Traumatic experiences and relationships bring up all kinds of feelings in those that have experienced it. It can make you second guess yourself, your relationships, your actions and responses, among so many other things. Trauma Therapy is meant to help those individuals better understand why they act or respond in the way that they do, learn to build their self esteem/self worth, and how to navigate their relationships and experiences to respond to them in a better way.
But therapy can feel scary.
Often my clients are afraid of getting help through therapy. They might be afraid of what will happen if they open up to someone, they might not want to relive the traumatic events or relationships, or they may be afraid of the stigma that can come with therapy depending on your generation.
Sometimes, that hesitation shows up as guilt. For example, feeling guilty for exploring the trauma and what that might say about the people involved. We often hear, “If I experienced trauma as a child does that mean my parents were bad people, are they to blame for my struggles? If I go to therapy and talk about the things that happened to me or things I didn’t get that I should have, I am going to feel guilty because I know my parents did their best, and I know they love me. They would never do anything to hurt me.”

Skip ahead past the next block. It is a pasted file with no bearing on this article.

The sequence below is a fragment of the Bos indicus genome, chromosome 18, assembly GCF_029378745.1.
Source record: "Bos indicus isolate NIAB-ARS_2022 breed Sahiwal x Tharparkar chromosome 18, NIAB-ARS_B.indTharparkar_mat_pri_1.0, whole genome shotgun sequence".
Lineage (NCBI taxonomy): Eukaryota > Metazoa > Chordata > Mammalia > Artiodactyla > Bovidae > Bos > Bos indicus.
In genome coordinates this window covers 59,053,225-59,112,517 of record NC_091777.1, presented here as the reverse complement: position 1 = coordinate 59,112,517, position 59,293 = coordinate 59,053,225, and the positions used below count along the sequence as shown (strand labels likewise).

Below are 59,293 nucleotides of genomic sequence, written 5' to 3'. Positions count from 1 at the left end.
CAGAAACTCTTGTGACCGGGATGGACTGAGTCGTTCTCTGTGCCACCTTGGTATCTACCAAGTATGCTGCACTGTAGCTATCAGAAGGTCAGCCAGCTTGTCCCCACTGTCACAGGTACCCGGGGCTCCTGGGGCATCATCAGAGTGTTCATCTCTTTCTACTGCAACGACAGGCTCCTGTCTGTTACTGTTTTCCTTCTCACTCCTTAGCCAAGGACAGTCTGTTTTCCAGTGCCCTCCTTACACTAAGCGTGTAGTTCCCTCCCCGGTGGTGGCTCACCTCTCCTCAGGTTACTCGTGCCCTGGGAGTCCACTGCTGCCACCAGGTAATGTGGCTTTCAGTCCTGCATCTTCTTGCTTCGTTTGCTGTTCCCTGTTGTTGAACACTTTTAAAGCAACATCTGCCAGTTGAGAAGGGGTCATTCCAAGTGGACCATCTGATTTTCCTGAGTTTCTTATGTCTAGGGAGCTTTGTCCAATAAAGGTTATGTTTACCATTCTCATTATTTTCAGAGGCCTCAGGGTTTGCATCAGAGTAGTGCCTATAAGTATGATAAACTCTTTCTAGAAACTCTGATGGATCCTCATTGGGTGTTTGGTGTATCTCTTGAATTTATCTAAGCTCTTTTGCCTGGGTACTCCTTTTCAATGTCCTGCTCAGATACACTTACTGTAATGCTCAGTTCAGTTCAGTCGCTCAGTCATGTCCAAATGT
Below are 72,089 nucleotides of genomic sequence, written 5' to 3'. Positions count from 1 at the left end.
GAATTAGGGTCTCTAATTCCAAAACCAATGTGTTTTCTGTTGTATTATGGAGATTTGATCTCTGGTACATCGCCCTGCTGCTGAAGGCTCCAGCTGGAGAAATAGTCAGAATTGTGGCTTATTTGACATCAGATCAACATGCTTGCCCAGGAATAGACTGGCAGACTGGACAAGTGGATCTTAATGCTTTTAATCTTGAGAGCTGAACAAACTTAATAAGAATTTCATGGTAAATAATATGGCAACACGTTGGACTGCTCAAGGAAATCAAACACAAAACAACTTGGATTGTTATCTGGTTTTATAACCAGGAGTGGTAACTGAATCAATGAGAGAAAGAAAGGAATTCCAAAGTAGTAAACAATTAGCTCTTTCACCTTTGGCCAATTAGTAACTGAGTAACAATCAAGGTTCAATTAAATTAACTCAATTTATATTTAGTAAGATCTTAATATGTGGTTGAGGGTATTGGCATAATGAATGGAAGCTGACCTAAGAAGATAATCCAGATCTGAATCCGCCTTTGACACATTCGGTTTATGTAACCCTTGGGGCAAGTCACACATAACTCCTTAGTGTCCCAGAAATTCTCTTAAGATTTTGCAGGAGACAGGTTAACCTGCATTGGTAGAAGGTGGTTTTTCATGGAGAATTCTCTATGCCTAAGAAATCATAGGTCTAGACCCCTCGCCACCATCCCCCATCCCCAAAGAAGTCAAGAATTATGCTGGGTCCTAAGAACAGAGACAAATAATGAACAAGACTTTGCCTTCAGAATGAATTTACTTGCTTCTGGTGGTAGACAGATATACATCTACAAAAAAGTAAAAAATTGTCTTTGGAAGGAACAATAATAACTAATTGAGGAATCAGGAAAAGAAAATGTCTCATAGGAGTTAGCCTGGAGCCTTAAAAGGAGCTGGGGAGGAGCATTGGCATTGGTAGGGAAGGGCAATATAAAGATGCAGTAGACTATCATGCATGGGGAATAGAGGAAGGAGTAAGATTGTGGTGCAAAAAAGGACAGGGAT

Thankfully, working through the things that happened to us and the impacts these experiences continue to have on us doesn’t have to bring blame into the conversation. This work isn’t about blaming or pointing fingers, it is about understanding your struggle and what you want your life to be like going forward. It might even help you to understand how to parent better so your own children don’t go through the same cycle you did.
Blame and guilt can be two very difficult things to navigate and we want to get past those things in therapy, and truly focus on the work to helping you achieve your relationship, response, and life goals. Therapy shouldn’t weigh you down, it should build you up.